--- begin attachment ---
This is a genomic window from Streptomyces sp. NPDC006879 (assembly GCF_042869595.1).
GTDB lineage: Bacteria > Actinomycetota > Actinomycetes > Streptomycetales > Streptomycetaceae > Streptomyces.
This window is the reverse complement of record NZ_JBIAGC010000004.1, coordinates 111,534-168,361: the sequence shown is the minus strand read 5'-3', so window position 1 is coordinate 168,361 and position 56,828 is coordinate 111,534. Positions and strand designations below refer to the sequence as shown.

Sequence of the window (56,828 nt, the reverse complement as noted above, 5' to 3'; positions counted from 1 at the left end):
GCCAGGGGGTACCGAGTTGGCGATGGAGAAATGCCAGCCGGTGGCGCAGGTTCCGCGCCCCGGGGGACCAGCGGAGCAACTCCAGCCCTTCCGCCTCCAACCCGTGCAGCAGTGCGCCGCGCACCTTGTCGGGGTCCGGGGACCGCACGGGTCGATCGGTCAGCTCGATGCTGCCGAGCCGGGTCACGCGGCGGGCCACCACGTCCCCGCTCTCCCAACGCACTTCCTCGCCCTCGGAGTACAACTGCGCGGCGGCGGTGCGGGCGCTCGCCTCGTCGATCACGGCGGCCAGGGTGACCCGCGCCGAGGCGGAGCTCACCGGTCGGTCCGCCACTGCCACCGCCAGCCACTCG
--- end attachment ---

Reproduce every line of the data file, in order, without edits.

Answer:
This is a genomic window from Streptomyces sp. NPDC006879 (assembly GCF_042869595.1).
GTDB lineage: Bacteria > Actinomycetota > Actinomycetes > Streptomycetales > Streptomycetaceae > Streptomyces.
This window is the reverse complement of record NZ_JBIAGC010000004.1, coordinates 111,534-168,361: the sequence shown is the minus strand read 5'-3', so window position 1 is coordinate 168,361 and position 56,828 is coordinate 111,534. Positions and strand designations below refer to the sequence as shown.

Sequence of the window (56,828 nt, the reverse complement as noted above, 5' to 3'; positions counted from 1 at the left end):
GCCAGGGGGTACCGAGTTGGCGATGGAGAAATGCCAGCCGGTGGCGCAGGTTCCGCGCCCCGGGGGACCAGCGGAGCAACTCCAGCCCTTCCGCCTCCAACCCGTGCAGCAGTGCGCCGCGCACCTTGTCGGGGTCCGGGGACCGCACGGGTCGATCGGTCAGCTCGATGCTGCCGAGCCGGGTCACGCGGCGGGCCACCACGTCCCCGCTCTCCCAACGCACTTCCTCGCCCTCGGAGTACAACTGCGCGGCGGCGGTGCGGGCGCTCGCCTCGTCGATCACGGCGGCCAGGGTGACCCGCGCCGAGGCGGAGCTCACCGGTCGGTCCGCCACTGCCACCGCCAGCCACTCG